What is Involved in a Sexual Harassment Lawsuit?

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  • Written By: Christopher John
  • Edited By: R. Halprin
  • Last Modified Date: 05 April 2020
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A sexual harassment lawsuit generally involves a complaint, a response, discovery, and a trial. Some jurisdictions require filing a complaint with a governmental agency prior to filing a lawsuit. Sexual harassment is any unwelcome behavior of a sexual nature that is pervasive or severe. Examples include unwanted kissing, touching, sexual innuendos, or pictures of a sexual nature. Sexual harassment is a form of discrimination and most jurisdictions prohibit such conduct in the workplace.

Some jurisdictions require a person to file a formal complaint with a governmental agency before filing a sexual harassment lawsuit. In the U.S., the Equal Employment Opportunity Commission (EEOC) is responsible for investigating and prosecuting claims of sexual harassment. Failure to file a complaint with the EEOC may prevent a person from pursuing a sexual harassment lawsuit in court. There are deadlines to file a complaint with the EEOC. Missing a deadline may result in losing important legal rights and remedies.

The laws and procedures for filing a sexual harassment lawsuit vary in each jurisdiction. A victim of sexual harassment should immediately confer with a lawyer knowledgeable in such cases. An experienced lawyer likely knows the best steps for protecting the rights of a victim. If required, a lawyer may help file a complaint with the appropriate governmental agency. Thereafter, a lawyer may file a lawsuit if the agency fails to resolve the matter to a victim’s satisfaction.


To file a sexual harassment lawsuit, a lawyer prepares a complaint. The complaint contains the plaintiff’s claims against a defendant and a request for money damages. The claims are allegations that the plaintiff must prove. The lawyer files the complaint with the court. A process server or a sheriff then serves the complaint along with a summons on the defendant.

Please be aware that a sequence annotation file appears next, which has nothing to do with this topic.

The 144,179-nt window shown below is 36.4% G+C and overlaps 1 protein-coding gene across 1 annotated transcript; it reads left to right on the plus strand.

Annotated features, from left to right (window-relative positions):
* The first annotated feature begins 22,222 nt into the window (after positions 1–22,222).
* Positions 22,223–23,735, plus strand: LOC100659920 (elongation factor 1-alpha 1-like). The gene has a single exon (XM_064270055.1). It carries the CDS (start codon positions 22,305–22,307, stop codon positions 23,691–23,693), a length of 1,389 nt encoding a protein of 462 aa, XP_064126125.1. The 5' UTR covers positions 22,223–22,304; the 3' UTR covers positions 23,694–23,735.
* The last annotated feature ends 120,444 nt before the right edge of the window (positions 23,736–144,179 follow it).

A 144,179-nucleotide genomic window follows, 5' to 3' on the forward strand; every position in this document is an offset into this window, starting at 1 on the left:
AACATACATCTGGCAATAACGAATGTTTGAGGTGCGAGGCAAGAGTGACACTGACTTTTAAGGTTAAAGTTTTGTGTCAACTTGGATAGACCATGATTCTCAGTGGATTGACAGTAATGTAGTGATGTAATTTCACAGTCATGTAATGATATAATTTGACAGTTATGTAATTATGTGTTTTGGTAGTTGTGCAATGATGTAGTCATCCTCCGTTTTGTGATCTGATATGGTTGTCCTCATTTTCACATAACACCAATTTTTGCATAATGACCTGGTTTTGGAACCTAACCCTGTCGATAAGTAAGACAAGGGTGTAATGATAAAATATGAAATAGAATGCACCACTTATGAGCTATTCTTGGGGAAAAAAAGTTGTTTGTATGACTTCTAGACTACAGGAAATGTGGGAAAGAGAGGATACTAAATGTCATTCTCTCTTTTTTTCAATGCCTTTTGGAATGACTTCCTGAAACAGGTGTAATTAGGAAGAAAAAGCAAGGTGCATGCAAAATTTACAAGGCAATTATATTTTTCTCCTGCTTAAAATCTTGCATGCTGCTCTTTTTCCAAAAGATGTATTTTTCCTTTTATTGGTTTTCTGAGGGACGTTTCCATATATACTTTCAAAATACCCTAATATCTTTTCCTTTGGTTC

Typically, a defendant has 30 days to file a response to the sexual harassment lawsuit. The response may be in the form of a motion or an answer. A motion is a request asking the court to take a specific action such as throwing out the complaint on various grounds such as failure to exhaust administrative remedies. An answer is a response that admits or denies each allegation stated in the complaint. A defendant’s answer may include counterclaims against the plaintiff.

Each party to a sexual harassment lawsuit may conduct discovery. Discovery is a process that allows each side to uncover information about the other side’s case. Discovery methods include depositions, interrogatories, and requests for admissions. A lawyer might use discovery to obtain documents from a company that failed to address claims of sexual harassment, for example.

Thereafter, the court conducts a trial, unless the parties settle the sexual harassment lawsuit. Each side presents its case by having witnesses testify and offering other types of evidence to the court such as documents or videos. A judge and/or a jury hears the case and makes a decision. The party losing the case may file an appeal. The entire process can take years, and the costs may be substantial for each side.


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